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It’s Time to Review Beneficiary Designations

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Many assets don’t pass through a will or the probate process. Instead, you name a beneficiary on the policy itself. This is particularly true regarding life insurance policies and retirement accounts like a 401(k) or an IRA. You might have other payable on death (POD) or transfer on death (TOD) accounts that have a beneficiary designation.

When you opened the account or policy, you should have designated a beneficiary. However, years or decades could have passed since that day, and your estate planning goals or needs probably have changed. For example, it isn’t unusual for young workers to name a parent as the beneficiary of a retirement account, especially when they are unmarried. If you are now married, you will probably want to change the designation.

Find Accounts with Designated Beneficiaries

Some of the more common include:

  • Life insurance policies
  • 401(k) and 403(b) accounts
  • Individual Retirement Accounts (IRAs) and Roth IRAs
  • Bank accounts that have been designated as payable on death
  • Certificates of deposit identified as POD
  • Stock certificates registered on a TOD form

Go through your financial history. If you’ve worked a lot of different jobs, you might have employer-sponsored retirement accounts with many of them. Now is a good time to roll everything over into one account or at least talk with a financial advisor to check whether that is a good idea.

Identify Beneficiaries

Check who you initially named as the beneficiary and decide whether you want to retain or change the designation. Many life events can trigger a change of beneficiary, including divorce, marriage, the birth of a child, and the death of a spouse.

Also consider your overall estate planning goals. You might want to keep things roughly equal between three children. Leaving a retirement account to one child can create an imbalance if your will divides all assets equally. Now might be the time to re-evaluate your will or trust and change how you are leaving assets.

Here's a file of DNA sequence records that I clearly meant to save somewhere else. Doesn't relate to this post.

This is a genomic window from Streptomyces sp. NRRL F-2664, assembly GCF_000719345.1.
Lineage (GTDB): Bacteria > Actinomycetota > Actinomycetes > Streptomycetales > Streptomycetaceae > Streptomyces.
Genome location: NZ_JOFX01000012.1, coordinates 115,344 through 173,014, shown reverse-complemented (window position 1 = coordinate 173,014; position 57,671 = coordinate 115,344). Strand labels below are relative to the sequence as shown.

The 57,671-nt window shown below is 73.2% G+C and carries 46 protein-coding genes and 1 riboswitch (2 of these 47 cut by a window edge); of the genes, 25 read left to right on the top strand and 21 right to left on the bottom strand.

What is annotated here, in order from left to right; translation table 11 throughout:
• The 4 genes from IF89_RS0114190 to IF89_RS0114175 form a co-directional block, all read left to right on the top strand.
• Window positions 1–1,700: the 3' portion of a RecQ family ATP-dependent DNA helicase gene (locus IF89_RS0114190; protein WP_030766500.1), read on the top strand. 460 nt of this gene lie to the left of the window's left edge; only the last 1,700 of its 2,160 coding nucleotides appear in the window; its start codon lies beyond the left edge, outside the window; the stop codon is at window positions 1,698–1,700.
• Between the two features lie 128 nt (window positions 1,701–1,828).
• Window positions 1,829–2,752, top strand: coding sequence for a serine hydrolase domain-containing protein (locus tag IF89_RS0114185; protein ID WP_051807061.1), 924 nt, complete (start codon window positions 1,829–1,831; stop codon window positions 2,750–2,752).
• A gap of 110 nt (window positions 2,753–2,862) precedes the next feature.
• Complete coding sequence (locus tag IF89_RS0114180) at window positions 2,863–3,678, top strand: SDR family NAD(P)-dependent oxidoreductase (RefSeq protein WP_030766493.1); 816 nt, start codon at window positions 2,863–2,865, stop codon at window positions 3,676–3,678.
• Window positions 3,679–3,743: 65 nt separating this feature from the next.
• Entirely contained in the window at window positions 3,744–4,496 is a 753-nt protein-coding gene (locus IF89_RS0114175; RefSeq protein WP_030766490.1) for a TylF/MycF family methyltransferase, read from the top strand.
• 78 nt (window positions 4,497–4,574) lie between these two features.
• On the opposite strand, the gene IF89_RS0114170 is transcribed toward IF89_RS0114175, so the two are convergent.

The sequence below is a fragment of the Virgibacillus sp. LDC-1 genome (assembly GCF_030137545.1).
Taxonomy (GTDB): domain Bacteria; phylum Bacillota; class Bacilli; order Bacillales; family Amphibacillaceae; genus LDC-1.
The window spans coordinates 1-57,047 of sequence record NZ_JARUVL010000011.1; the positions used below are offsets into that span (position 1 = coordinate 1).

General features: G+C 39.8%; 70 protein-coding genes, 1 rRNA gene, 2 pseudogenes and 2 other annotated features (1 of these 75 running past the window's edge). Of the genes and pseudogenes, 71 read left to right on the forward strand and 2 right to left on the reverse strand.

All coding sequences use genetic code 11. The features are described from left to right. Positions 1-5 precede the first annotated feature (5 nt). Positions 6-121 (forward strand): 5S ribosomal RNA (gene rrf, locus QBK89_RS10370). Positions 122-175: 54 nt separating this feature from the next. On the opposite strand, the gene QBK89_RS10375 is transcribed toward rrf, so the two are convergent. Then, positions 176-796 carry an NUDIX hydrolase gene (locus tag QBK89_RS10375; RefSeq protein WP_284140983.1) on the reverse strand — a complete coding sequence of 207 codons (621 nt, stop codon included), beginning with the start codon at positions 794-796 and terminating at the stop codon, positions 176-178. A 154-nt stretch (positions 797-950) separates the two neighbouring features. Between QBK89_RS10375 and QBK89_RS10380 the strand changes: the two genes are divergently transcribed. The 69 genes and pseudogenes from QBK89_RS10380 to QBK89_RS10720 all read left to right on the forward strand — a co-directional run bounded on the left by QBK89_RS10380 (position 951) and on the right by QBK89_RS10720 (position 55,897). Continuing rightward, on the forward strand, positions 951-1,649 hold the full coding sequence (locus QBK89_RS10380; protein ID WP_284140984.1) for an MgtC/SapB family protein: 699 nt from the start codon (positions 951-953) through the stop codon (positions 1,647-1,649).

Should You Name Your Estate as the Beneficiary?

Naming the estate as the beneficiary has advantages and disadvantages. One advantage is that you might want to leave an account to multiple people. You might name one beneficiary and expect him or her to redistribute the money to others. Instead, they legally could keep all of the money for themselves. Naming your estate could be an attractive option if you want to split the asset between several people and you can’t name more than 1 or 2 beneficiaries on the policy or account.

However, there are disadvantages you should discuss with an attorney. As an example, your heirs might have fewer options for receiving income from a retirement account if it is left to an estate.

Talk to an Estate Planning Lawyer in The Villages

Millhorn Elder Law Planning Group has created estate plans for thousands of people in The Villages. For help, please contact one of our attorneys for a free consultation. We will listen to your goals and use our legal experience to draft a plan that works for you and your family. Call our estate planning attorneys at 800-743-9732 today.

 

Resource:

investopedia.com/terms/t/transferondeath.asp

https://www.millhorn.com/elder-law-frequently-asked-questions/

 

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